Orme and Gordie, friends for life.


(Troop Sgt. Major Gordon Bannermann, left, and Sgt. Orme Payne, shortly after 73 days in action without relief.)

For the first time in forever, World War II veteran Orme Payne did not go down to the Legion to mark Remembrance Day. He’s had a rough patch this year. After a long spell in hospital, he’s lost weight and is weaker than when I last saw him a year ago. “I’m too damned tottering on my feet,” the feisty 94-year old vet told me over the phone when I called to check on him, his voice still strong. “I’ve lost 20 pounds. I put on my blazer and it weighed a ton.” His life-long friend and fellow vet Gordon Bannerman is in tough, too, having suffered a grievous personal loss just last week.

The two have been through so much. Boyhood friends in Saskatchewan, they fought beside each other all the way through the bloody campaigns of Italy and Holland, survived some close calls, and remain, today, after more than 70 years, the very best of friends. “We still talk pretty nearly every other night,” said Orme. Of those not claimed on the battlefield, time has claimed all but a handful of wartime enlistees in the prairies’ 60th Battery of Royal Canadian Artillery. “Yep, the ranks are thinning out, all right,” said Orme, mystified that two of the few survivors are himself and his closest pal in all the world. “It’s kind of a dream in way.” As we rang off, Orme said I could call him whenever I wanted. “Anytime you want to hear a lie…”

A year ago, I wrote about their remarkable lives and friendship for the Globe and Mail. I offer it here, with immense pleasure that they are with us, still.


(With Bannerman and Payne. John Lehmann photo.)


Lest we forget.




(Ottawa Citizen)

Amid all the wonderful crazy sports stuff going on, there was a very sombre anniversary. Seventy years ago this past weekend, the last, bloody gasp of World War Two came to end, with the surrender of Japan, after years of unimaginable killing. Canada was involved in the war at the very outset, when this country dispatched about 2,000 raw recruits in a hopeless move to buttress British forces in Hong Kong shortly before Pearl Harbour. A month later, the Japanese invaded. After a relatively-brief, murderous skirmish that lasted perhaps a week, Hong Kong fell to the Japanese. More than 550 Canadians were killed in the fighting or died later as starved, over-worked prisoners of war, their bodies reduced to little more than flesh and bone.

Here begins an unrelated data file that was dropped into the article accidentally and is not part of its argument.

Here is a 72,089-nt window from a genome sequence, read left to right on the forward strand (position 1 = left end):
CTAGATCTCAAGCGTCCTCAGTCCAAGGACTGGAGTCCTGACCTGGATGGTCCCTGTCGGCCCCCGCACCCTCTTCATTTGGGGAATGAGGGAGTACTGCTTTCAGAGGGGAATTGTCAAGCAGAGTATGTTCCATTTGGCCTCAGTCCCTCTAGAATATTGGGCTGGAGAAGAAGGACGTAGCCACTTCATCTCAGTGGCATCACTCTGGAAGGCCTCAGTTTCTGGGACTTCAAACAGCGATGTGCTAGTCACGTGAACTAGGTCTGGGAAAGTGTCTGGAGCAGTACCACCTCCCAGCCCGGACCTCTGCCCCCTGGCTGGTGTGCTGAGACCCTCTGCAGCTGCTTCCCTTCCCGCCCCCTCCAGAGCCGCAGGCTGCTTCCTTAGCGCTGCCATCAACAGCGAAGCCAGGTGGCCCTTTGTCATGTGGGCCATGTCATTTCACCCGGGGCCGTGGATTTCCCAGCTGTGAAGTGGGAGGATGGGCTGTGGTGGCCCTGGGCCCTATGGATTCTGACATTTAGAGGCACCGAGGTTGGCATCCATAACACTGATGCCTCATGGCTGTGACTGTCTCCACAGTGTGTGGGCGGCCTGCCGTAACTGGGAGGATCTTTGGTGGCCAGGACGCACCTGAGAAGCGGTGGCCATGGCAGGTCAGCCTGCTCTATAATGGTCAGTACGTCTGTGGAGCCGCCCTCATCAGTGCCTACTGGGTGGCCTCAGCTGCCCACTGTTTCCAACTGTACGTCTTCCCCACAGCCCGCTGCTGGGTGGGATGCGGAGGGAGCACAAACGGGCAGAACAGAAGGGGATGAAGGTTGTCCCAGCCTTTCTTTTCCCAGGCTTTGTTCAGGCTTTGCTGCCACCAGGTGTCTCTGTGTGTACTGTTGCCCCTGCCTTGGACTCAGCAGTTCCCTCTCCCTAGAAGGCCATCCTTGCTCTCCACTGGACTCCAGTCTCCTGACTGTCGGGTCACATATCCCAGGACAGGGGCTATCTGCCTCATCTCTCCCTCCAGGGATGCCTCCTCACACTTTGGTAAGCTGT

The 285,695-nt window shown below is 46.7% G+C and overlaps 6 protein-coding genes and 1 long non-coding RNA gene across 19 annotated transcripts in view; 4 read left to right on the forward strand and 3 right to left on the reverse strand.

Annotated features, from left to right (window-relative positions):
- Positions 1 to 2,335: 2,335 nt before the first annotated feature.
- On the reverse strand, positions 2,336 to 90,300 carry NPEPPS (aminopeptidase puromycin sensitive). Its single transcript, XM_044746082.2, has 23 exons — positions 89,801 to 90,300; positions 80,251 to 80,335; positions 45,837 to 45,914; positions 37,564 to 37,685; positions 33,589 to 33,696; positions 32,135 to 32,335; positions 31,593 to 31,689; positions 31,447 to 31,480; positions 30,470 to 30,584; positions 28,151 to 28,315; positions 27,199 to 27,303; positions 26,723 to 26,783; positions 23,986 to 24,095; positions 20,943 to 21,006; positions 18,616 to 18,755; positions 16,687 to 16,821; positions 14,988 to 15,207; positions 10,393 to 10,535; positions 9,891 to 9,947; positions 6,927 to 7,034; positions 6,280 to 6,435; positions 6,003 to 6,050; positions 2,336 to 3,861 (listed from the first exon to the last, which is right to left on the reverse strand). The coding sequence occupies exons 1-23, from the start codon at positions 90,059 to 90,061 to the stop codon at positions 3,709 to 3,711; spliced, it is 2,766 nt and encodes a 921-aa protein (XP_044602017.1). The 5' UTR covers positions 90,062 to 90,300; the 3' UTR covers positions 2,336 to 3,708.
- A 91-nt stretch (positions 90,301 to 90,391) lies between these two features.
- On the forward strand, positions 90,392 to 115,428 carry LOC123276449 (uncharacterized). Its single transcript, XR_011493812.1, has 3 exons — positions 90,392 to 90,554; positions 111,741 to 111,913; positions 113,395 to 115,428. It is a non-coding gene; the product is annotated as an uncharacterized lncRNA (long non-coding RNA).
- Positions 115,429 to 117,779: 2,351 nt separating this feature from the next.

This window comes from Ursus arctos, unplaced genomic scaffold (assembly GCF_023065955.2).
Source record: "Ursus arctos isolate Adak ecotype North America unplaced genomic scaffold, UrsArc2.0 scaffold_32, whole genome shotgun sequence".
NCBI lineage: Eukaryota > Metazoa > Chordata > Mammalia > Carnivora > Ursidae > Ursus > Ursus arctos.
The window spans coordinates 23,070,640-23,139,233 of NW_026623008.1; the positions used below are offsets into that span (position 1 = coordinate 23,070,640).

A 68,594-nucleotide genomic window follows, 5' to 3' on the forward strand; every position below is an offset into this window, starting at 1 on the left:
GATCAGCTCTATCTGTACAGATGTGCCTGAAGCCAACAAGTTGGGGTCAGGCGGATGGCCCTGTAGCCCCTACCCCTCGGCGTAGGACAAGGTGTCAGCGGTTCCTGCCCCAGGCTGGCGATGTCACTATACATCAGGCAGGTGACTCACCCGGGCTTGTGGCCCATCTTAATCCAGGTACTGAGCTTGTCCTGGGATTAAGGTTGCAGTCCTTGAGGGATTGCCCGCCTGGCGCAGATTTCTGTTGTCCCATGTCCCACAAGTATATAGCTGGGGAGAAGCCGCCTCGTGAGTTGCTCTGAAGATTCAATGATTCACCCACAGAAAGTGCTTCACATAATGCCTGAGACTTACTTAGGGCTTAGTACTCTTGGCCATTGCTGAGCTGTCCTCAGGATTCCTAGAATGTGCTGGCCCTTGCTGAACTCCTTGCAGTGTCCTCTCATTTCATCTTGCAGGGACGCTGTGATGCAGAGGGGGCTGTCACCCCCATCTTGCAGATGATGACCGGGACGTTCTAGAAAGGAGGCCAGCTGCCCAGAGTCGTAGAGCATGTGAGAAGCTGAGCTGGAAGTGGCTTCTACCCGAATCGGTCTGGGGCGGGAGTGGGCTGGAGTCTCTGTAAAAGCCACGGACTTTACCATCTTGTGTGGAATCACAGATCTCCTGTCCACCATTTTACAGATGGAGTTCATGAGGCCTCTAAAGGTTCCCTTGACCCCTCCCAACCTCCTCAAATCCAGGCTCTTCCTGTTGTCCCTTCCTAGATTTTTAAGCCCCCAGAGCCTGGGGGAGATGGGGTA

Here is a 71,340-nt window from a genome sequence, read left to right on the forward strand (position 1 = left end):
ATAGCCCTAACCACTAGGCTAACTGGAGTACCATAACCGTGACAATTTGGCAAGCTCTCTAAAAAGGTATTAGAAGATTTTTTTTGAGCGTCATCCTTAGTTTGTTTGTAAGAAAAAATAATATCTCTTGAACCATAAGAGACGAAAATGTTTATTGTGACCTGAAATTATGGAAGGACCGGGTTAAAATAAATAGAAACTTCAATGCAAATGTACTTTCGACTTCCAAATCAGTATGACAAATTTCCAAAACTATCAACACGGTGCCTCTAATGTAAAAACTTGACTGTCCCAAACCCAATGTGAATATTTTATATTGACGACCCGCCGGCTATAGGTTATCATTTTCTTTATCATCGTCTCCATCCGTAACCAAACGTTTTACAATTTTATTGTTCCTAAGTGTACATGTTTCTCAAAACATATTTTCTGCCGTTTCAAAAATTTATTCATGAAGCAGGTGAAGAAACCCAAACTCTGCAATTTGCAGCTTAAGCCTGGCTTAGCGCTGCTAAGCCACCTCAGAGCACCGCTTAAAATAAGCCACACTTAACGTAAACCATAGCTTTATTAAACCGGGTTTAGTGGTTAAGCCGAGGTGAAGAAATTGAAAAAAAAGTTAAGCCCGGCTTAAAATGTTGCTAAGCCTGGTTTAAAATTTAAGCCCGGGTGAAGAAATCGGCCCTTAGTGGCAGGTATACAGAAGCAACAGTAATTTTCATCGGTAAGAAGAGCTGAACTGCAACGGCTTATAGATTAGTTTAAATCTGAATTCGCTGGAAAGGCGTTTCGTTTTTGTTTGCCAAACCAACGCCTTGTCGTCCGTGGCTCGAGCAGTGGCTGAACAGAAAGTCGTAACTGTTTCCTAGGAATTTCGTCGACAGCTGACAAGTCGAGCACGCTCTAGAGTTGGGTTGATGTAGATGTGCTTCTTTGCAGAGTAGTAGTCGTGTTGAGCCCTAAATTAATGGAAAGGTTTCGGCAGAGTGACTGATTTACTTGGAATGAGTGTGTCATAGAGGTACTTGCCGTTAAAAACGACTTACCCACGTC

Those who survived had spent nearly four years in a hell that can scarcely be imagined today, and yet, when they returned home, they were basically ignored by the Canadian government and most Canadians. There were no glory parades or medals for them. Nor did they receive compensation for their years of forced labour until 1998, when survivors received a paltry cheque of $24,000. Today, few remain to bear witness.

If you’re in the mood to look back and reflect, I offer some stuff I wrote earlier on, plus two interesting, and conflicting, pieces on the decision to drop the A-bomb on Hiroshima and Nagasaki. Despite the horrendous loss of civilian life and agony that tens of thousands of “survivors” endured, I’m not sure anyone involved in the War against Japan, let alone those near death in POW camps in the jungle and Japan, questioned it. To a man, they believed that, without Hiroshima, they might well have never seen home again.

Ten years ago, on the sixtieth anniversary of the end of the Pacific War, I wrote this for the Globe and Mail.


UnknownThe Globe also included this vivid remembrance by Hong Kong vet Bob “Flash” Clayton, as told to me, on the vicious Battle for Hong Kong and his harrowing experience afterwards as a prisoner of war. His account is one of 20 oral histories by World War Two veterans in my book, Rare Courage. Such a time.


Flash Clayton, one of my heroes, managed to survive until Feb. 2015. Ed Shayler whose experience is detailed in my Globe article, died in 2011. Their obits are here:

http://www.legacy.com/obituaries/thestar/obituary.aspx? pid=174091362



Robert “Flash” Clayton (1921-2015), forever Rest in Peace.

And here are those opposing articles on whether the use of atomic weapons on Hiroshima and Nagasaki could, in any sense, be justified.

First, from The Nation: http://www.thenation.com/article/why-the-us-really-bombed-hiroshima/

And then, these judicious thoughts by well-knonw war historian, Max Hastings.




E01JEC Newspaper readers in Nisch, 1914. Image shot 1914. Exact date unknown.

E01JEC Newspaper readers in Nisch, 1914. Image shot 1914. Exact date unknown.